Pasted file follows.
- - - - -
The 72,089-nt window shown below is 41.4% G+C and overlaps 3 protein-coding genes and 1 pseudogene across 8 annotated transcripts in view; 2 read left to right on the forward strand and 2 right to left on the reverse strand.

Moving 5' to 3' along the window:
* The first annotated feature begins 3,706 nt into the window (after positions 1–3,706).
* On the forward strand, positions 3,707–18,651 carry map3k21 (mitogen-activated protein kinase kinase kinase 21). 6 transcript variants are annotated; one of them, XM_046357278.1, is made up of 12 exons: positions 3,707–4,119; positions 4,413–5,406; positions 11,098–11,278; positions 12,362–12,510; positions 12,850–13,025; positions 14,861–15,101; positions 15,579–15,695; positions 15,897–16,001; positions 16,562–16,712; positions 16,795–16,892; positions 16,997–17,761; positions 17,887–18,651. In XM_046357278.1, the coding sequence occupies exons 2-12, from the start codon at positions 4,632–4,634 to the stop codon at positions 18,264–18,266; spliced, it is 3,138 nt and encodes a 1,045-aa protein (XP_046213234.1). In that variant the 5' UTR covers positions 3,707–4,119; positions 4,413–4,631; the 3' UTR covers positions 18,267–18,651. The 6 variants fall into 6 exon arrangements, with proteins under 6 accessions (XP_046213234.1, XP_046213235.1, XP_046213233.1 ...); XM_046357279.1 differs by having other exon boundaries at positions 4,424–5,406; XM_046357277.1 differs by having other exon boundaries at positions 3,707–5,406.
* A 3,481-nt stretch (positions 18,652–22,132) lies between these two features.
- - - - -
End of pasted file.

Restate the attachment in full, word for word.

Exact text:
The 72,089-nt window shown below is 41.4% G+C and overlaps 3 protein-coding genes and 1 pseudogene across 8 annotated transcripts in view; 2 read left to right on the forward strand and 2 right to left on the reverse strand.

Moving 5' to 3' along the window:
* The first annotated feature begins 3,706 nt into the window (after positions 1–3,706).
* On the forward strand, positions 3,707–18,651 carry map3k21 (mitogen-activated protein kinase kinase kinase 21). 6 transcript variants are annotated; one of them, XM_046357278.1, is made up of 12 exons: positions 3,707–4,119; positions 4,413–5,406; positions 11,098–11,278; positions 12,362–12,510; positions 12,850–13,025; positions 14,861–15,101; positions 15,579–15,695; positions 15,897–16,001; positions 16,562–16,712; positions 16,795–16,892; positions 16,997–17,761; positions 17,887–18,651. In XM_046357278.1, the coding sequence occupies exons 2-12, from the start codon at positions 4,632–4,634 to the stop codon at positions 18,264–18,266; spliced, it is 3,138 nt and encodes a 1,045-aa protein (XP_046213234.1). In that variant the 5' UTR covers positions 3,707–4,119; positions 4,413–4,631; the 3' UTR covers positions 18,267–18,651. The 6 variants fall into 6 exon arrangements, with proteins under 6 accessions (XP_046213234.1, XP_046213235.1, XP_046213233.1 ...); XM_046357279.1 differs by having other exon boundaries at positions 4,424–5,406; XM_046357277.1 differs by having other exon boundaries at positions 3,707–5,406.
* A 3,481-nt stretch (positions 18,652–22,132) lies between these two features.